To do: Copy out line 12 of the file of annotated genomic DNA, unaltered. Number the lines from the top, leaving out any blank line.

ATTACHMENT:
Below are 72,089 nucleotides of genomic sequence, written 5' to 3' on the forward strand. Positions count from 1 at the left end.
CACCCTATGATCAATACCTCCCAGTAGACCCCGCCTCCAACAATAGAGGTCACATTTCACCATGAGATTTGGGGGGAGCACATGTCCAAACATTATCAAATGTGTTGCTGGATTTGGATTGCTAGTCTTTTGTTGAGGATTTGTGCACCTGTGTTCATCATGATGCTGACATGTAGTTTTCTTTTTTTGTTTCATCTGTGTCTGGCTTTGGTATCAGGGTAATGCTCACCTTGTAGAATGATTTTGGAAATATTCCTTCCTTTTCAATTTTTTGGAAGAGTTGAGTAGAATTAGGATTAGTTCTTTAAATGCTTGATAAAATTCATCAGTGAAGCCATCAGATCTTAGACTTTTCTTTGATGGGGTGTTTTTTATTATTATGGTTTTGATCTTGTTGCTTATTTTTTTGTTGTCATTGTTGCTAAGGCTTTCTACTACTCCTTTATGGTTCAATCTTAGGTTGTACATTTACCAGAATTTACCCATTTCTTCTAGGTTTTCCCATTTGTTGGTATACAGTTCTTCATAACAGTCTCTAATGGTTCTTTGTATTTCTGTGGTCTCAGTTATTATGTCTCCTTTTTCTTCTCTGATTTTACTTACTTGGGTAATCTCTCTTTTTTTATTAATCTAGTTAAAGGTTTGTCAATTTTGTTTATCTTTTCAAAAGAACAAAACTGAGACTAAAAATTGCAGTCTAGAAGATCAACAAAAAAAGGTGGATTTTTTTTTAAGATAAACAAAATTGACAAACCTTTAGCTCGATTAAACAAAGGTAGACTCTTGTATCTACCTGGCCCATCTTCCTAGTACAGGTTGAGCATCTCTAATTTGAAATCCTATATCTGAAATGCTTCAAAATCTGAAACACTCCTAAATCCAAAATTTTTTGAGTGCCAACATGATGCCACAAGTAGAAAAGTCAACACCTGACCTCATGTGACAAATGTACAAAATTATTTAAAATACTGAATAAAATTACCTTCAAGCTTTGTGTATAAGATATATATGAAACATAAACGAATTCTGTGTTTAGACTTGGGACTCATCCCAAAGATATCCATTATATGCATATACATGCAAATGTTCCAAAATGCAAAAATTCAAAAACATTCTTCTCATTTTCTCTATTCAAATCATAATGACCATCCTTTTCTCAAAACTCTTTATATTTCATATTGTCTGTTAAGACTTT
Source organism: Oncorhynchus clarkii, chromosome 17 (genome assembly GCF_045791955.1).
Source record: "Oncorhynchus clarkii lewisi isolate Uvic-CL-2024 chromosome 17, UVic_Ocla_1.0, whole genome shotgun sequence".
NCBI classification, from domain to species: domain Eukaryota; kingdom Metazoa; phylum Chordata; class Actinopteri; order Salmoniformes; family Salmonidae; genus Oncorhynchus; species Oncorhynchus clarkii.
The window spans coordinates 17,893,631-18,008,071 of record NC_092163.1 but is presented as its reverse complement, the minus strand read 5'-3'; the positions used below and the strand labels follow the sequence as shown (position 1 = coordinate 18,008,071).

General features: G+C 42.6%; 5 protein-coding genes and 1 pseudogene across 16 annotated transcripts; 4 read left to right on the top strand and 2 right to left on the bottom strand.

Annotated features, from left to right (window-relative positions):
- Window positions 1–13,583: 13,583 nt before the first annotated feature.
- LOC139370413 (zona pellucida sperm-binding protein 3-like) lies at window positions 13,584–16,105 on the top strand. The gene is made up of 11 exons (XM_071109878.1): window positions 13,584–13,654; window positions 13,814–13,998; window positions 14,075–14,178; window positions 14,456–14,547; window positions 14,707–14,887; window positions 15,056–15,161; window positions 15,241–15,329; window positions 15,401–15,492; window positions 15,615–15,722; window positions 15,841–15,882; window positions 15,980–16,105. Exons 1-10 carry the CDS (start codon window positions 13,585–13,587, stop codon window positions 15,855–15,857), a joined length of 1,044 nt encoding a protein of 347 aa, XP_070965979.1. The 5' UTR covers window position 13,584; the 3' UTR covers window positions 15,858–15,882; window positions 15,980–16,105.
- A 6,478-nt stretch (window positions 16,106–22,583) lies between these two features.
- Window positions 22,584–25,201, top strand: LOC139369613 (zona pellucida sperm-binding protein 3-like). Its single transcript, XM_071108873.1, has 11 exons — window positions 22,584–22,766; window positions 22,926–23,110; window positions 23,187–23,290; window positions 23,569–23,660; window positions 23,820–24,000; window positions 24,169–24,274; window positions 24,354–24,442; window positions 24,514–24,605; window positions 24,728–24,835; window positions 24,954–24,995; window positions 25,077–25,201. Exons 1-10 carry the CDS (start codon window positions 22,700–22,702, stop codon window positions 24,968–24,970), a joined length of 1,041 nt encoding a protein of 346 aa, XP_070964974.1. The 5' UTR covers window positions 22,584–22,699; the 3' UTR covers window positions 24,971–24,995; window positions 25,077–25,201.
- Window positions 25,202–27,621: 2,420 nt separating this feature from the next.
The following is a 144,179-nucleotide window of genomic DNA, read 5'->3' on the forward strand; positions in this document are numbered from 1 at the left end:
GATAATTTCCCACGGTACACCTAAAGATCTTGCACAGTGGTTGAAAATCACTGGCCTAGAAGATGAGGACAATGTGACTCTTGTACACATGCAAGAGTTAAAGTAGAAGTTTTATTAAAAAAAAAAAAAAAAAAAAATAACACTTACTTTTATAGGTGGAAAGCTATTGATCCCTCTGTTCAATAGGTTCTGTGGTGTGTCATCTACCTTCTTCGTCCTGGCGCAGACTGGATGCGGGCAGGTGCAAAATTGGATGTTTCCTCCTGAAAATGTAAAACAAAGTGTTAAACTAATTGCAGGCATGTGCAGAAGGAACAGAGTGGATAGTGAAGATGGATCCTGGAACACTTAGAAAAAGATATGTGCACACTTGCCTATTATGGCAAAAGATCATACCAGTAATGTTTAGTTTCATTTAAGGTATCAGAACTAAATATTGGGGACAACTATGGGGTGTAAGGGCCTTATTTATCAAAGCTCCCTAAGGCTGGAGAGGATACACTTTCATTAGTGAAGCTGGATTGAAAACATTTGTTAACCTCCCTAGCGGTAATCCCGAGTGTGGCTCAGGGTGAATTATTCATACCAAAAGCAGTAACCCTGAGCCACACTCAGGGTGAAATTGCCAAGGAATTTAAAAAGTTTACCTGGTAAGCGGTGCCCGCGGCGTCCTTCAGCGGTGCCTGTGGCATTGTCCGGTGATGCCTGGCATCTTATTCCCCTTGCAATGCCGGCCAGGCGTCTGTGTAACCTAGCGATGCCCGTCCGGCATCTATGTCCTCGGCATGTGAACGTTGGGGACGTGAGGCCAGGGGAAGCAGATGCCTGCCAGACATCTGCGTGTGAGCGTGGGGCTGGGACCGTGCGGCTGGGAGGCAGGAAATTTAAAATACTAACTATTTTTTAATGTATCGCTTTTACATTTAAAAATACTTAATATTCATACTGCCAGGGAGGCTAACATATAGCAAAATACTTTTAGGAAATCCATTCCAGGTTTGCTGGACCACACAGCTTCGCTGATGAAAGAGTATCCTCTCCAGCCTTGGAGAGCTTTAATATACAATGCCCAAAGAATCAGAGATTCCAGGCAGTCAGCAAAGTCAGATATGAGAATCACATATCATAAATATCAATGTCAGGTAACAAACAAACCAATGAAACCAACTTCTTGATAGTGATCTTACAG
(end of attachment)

- Window positions 22,584–25,201, top strand: LOC139369613 (zona pellucida sperm-binding protein 3-like). Its single transcript, XM_071108873.1, has 11 exons — window positions 22,584–22,766; window positions 22,926–23,110; window positions 23,187–23,290; window positions 23,569–23,660; window positions 23,820–24,000; window positions 24,169–24,274; window positions 24,354–24,442; window positions 24,514–24,605; window positions 24,728–24,835; window positions 24,954–24,995; window positions 25,077–25,201. Exons 1-10 carry the CDS (start codon window positions 22,700–22,702, stop codon window positions 24,968–24,970), a joined length of 1,041 nt encoding a protein of 346 aa, XP_070964974.1. The 5' UTR covers window positions 22,584–22,699; the 3' UTR covers window positions 24,971–24,995; window positions 25,077–25,201.